Building Legacies that Last Estate Planning and Elder Law

Pet Cremation

240_F_34387211_kDyD2ZEeXLQgsnoMgadw7NpLVC5PRje1You now have the option to have your pet cremated and keep the ashes in an urn at home.

A recent trend is for people to treat their pets just like any other member of their family. It is no longer just a dog or a cat. Your pet is a beloved member of your family, due the same consideration as any other member of your family.

While not everyone sees their pets in this way, more and more people do.

That has implications not just for how pets are treated in life, but also how they are treated in death.

For example, there is now a growing trend for funeral homes to offer cremation for pets as PA reports in "Pet Cremation Industry Gains Popularity."

For the relative small price of a few hundred dollars, people can have their pets cremated. The price normally includes an urn to hold the ashes, which people can take home with them.

Perhaps more important than what will be done with your pet when it passes away, is what will be done with your pet when you pass away.

Your pet cannot get a job to support itself. You might treat it like any other human family member, but it is not that human.

Therefore, if you want to make sure that your pet is taken care of, you need to make plans. There are several different ways that you can do so in an estate plan.

You can designate someone to take care of your pet and set money aside for that purpose. You can even create a pet trust with your pet as the beneficiary.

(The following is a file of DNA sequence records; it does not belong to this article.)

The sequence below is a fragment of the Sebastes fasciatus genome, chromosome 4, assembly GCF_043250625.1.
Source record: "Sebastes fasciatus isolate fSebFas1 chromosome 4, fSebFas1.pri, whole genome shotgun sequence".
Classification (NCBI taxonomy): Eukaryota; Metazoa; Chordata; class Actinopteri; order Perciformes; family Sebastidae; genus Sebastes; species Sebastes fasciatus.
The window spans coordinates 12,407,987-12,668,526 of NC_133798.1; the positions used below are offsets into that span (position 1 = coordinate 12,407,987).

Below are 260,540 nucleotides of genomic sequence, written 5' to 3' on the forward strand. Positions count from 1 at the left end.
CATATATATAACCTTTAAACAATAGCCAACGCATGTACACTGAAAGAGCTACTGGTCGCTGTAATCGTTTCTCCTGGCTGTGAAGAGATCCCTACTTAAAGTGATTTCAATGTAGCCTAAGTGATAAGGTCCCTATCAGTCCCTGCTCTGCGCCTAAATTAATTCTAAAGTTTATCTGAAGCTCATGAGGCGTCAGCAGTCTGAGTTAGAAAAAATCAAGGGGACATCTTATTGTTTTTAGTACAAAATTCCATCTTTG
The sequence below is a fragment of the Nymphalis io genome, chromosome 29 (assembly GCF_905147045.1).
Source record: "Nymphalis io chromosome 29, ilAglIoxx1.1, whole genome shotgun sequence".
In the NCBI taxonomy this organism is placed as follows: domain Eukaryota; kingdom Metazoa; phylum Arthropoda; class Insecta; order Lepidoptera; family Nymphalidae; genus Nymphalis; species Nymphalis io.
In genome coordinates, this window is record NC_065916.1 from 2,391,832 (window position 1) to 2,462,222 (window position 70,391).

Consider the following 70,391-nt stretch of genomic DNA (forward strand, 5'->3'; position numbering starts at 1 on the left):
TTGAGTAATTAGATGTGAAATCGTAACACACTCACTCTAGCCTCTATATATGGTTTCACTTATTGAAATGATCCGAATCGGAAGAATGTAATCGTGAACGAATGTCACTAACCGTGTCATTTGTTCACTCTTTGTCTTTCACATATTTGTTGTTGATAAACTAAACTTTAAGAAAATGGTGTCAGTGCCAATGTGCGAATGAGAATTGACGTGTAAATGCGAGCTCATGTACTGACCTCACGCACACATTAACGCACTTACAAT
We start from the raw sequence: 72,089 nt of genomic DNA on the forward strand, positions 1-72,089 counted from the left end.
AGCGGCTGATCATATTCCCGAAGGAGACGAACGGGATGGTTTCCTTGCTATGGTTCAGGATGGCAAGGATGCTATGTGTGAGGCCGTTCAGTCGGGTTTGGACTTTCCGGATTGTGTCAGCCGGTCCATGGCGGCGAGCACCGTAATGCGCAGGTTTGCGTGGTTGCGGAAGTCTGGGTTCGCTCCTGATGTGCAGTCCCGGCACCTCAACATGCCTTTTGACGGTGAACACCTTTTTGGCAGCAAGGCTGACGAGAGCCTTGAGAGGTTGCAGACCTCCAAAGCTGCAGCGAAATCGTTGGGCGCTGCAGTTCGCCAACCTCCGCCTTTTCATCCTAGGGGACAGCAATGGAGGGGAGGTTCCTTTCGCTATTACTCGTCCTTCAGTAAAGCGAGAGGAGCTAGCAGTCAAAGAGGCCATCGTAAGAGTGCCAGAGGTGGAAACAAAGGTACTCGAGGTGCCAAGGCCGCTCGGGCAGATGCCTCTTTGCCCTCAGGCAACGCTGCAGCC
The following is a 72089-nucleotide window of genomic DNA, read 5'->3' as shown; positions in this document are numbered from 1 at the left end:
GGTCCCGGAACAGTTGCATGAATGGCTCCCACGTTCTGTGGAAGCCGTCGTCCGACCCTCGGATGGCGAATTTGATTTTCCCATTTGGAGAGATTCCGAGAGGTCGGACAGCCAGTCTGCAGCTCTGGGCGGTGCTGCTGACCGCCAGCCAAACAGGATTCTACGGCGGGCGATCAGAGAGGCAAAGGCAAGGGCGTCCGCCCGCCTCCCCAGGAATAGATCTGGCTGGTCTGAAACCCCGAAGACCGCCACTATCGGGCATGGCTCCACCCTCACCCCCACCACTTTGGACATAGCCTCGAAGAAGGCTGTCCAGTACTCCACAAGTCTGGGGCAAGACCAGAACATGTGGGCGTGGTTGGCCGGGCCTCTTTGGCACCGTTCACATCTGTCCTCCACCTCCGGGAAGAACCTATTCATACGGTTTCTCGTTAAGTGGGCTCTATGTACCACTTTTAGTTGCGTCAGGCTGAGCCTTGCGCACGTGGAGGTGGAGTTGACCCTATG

If you want to make sure your beloved pet is taken care of after you pass away, then talk to an estate planning attorney about how to do that.

Reference: PA (June 23, 2017) "Pet Cremation Industry Gains Popularity."


Lawsuit over a Dog’s Trust Fund

Bigstock-Elder-Couple-With-Bills-3557267[2]Pet trusts have become an increasingly popular way for pet owner’s to make sure that their pets are taken care after the owner passes away. As with other types of trusts, they too can lead to disputes as a New York case illustrates.

When Patricia Bowers passed away in 2010, the care of her dog, Winnie Pooh, was given over to her friend Virginia Hanlon. Bowers also left a $100,000 trust fund for the care of the animal.

Hanlon has filed a lawsuit claiming that she has received very little of that money.

She claims that the estate executor, Harriet Harkavy, is intentionally saving the money that is supposed to go for the dog’s care so Harkavy can donate it to charity and win points within her social circle. Bowers also states that a check for an emergency veterinary bill bounced, but that she was later reimbursed with a valid check.

The UPI reported this story in “Lawsuit filed in New York over handling of dachshund's $100,000 trust fund.” For her part, Harkavy claims that Hanlon has received everything she is entitled to under the terms of the trust.

What this case illustrates is that trusts for pets need to be treated just like any other trust and other estate planning documents. It is important that everyone involved who has authority is on the same page and will be able to work out their differences.

Ultimately, the trustee must also be someone who inspires trust in the beneficiaries. If not, then disagreements are likely to lead to expensive and unnecessary lawsuits, which are the very things that good estate plans are designed to avoid.

Reference: UPI (Aug. 1, 2016) “Lawsuit filed in New York over handling of dachshund's $100,000 trust fund.”